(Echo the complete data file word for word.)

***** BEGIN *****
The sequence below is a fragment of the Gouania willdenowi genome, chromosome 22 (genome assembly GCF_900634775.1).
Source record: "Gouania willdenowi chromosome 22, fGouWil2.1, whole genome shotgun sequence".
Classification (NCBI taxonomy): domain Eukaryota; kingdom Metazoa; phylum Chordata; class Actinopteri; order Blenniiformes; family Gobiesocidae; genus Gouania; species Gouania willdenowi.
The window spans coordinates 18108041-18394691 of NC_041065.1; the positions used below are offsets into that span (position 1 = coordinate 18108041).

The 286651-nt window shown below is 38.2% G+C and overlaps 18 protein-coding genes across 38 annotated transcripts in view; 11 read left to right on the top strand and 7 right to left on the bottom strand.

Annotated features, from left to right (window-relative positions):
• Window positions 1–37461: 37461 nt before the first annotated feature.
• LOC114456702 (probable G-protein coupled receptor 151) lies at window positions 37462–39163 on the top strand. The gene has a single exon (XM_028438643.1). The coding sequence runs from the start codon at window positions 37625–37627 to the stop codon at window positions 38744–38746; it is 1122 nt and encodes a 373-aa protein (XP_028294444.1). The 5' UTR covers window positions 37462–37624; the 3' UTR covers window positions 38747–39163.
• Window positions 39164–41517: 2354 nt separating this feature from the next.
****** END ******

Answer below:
The sequence below is a fragment of the Gouania willdenowi genome, chromosome 22 (genome assembly GCF_900634775.1).
Source record: "Gouania willdenowi chromosome 22, fGouWil2.1, whole genome shotgun sequence".
Classification (NCBI taxonomy): domain Eukaryota; kingdom Metazoa; phylum Chordata; class Actinopteri; order Blenniiformes; family Gobiesocidae; genus Gouania; species Gouania willdenowi.
The window spans coordinates 18108041-18394691 of NC_041065.1; the positions used below are offsets into that span (position 1 = coordinate 18108041).

The 286651-nt window shown below is 38.2% G+C and overlaps 18 protein-coding genes across 38 annotated transcripts in view; 11 read left to right on the top strand and 7 right to left on the bottom strand.

Annotated features, from left to right (window-relative positions):
• Window positions 1–37461: 37461 nt before the first annotated feature.
• LOC114456702 (probable G-protein coupled receptor 151) lies at window positions 37462–39163 on the top strand. The gene has a single exon (XM_028438643.1). The coding sequence runs from the start codon at window positions 37625–37627 to the stop codon at window positions 38744–38746; it is 1122 nt and encodes a 373-aa protein (XP_028294444.1). The 5' UTR covers window positions 37462–37624; the 3' UTR covers window positions 38747–39163.
• Window positions 39164–41517: 2354 nt separating this feature from the next.